Friday, March 20, 2015

Breaking Down the Rhetoric

Rhetoric is great isn’t it? It makes us feel angry when needed, makes us feel safe when we want to turn a blind eye, and it makes us feel empowered when we want to do nothing. The Internet is full of rhetoric, isn’t it? Including this little blog you are reading, we too are guilty of perpetuating rhetoric.

 Here’s a good piece of rhetoric from

In this time — the blink of an eye in planetary time — we have achieved many amazing things. We have created unprecedented infrastructure, sanitation and education. We have transformed natural resources into everything from this laptop I am writing on to the sumptuous afternoon cakes we were tempted with at the forum. We have been prolific and imaginative, resourceful and creative.

During the session, we reviewed some high level graphs which showed that with the acceleration of many indicators of progress comes a similarly steep acceleration of our draw on our earth’s assets.

While we have pulled millions out of poverty, the global population has grown faster. Millions — in fact, more than 2.2 billion people — lived on less than $2 a day in 2011, according to the World Bank. 

Let’s break this down a bit: Sure, we did create unprecedented infrastructure, sanitation and education. But are they really worth praising? How much resources we have wasted creating unsound and unsustainable infrastructure? How much pollution we have created in the process and how many species we destroyed in that same process? Is our sanitation system really worth mentioning given that it is the exact pipeline that sends our pollution to nature to worsen the natural infrastructure we were given by the planet in the first place? What about our education? Are we teaching our kids the right things or are we breaking them down from their natural curious wisdoms to teach them to be clever and giving them knowledge that will only make things worse?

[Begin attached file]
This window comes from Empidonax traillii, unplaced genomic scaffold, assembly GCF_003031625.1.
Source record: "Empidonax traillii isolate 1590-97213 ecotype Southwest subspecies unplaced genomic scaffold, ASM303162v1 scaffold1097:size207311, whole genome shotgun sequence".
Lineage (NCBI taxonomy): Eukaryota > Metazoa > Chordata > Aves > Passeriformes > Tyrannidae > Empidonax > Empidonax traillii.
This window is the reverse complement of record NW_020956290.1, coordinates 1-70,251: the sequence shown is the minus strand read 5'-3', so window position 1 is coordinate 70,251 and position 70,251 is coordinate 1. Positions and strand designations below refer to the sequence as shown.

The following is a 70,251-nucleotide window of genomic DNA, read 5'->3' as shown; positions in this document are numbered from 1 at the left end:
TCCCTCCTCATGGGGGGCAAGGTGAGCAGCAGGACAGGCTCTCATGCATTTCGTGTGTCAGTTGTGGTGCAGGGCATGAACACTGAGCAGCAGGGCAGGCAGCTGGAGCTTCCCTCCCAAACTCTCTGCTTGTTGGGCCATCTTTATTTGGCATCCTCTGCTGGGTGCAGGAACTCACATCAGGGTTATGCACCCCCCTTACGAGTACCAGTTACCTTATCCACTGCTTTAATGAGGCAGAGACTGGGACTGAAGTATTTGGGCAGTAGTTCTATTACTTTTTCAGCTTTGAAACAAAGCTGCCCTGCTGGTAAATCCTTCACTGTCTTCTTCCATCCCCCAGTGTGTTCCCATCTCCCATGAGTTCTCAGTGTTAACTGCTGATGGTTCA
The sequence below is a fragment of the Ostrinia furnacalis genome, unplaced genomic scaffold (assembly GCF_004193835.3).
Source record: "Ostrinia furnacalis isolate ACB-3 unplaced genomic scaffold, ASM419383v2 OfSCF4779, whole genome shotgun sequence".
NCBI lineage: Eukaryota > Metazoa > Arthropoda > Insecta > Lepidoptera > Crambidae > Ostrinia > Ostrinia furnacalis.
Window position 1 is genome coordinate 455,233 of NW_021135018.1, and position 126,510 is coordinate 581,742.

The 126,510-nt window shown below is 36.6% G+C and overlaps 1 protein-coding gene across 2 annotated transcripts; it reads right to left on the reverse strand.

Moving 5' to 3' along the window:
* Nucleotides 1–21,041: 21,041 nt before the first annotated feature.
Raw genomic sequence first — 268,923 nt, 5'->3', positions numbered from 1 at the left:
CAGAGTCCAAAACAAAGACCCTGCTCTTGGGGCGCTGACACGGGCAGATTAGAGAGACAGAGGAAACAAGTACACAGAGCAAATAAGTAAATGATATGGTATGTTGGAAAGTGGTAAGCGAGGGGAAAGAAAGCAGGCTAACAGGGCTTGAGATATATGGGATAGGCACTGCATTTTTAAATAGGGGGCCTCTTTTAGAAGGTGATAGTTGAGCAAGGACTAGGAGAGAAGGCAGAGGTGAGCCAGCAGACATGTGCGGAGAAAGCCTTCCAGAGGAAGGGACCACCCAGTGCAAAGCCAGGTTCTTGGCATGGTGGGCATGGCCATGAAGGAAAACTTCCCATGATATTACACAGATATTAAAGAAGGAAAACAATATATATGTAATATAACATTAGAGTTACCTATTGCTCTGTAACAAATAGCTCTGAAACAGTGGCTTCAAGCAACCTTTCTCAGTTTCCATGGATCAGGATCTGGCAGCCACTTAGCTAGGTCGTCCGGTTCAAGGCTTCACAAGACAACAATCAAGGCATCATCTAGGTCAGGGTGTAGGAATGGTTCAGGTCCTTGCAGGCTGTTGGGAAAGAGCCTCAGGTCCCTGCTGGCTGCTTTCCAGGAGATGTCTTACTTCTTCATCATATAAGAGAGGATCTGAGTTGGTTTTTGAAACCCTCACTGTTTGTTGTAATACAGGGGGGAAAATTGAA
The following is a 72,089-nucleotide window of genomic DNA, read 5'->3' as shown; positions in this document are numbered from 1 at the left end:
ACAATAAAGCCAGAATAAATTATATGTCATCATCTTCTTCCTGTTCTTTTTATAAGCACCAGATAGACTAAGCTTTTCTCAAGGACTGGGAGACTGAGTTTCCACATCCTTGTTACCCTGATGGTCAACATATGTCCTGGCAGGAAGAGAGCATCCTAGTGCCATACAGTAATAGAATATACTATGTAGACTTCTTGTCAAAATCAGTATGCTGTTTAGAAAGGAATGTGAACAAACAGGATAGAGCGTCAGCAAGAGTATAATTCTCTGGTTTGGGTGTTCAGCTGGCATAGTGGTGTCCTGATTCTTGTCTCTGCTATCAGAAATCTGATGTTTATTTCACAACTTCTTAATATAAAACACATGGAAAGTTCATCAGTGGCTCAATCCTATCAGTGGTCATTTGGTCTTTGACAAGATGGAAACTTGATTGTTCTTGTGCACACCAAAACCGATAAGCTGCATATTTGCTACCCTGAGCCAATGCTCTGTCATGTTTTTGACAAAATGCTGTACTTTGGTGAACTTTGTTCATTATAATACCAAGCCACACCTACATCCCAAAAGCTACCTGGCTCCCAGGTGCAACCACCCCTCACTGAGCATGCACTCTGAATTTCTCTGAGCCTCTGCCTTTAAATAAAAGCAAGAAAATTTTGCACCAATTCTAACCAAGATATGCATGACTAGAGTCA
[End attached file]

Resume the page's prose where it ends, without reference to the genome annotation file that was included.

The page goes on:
Yes, we are transforming natural resources to create laptops (including this one I’m using to communicate with you) and creating the “sumptuous afternoon cake” that is so tempting. But are most of our consumer goods really necessary to live a healthy and balanced life? Sure, super connectivity and inter-global collaboration are great, but amassed behavioral patterns can accelerate the good and the bad and that’s why we are in our little unsustainable predicament in the first place isn’t it?

Are we really “prolific and imaginative, resourceful and creative”? Or are we the fool to self-praise for the sake of avoiding our fear that we’ve gotten it wrong in the first place?

I have no answers and these are the questions you must answer for yourselves. I struggle each day to unlearn what I’ve been told to rediscover what are the right things to do while I enjoy my precious time on earth. The hardest part is I can’t do this alone and getting past the rhetoric to the real matter of things is difficult when everyone puts up the facade and conditions the global forum with this rhetoric pollution.

To unquote great Taoist teachings: learning is easy but wisdom is impossible if we do not abandon our perception of “knowledge” first. Unlearn to become a blank page and then adding what nature gives us is beyond the rhetoric of anthropomorphic praises – that is what global conversation about progress forward should really be reflected in our own minds.

To be fair, the above quote came from an article written by Dave Knight titled  "How to finally take science-based goals from rhetoric to reality". I have nothing against the article other than what I have mentioned about unlearning the rhetoric.

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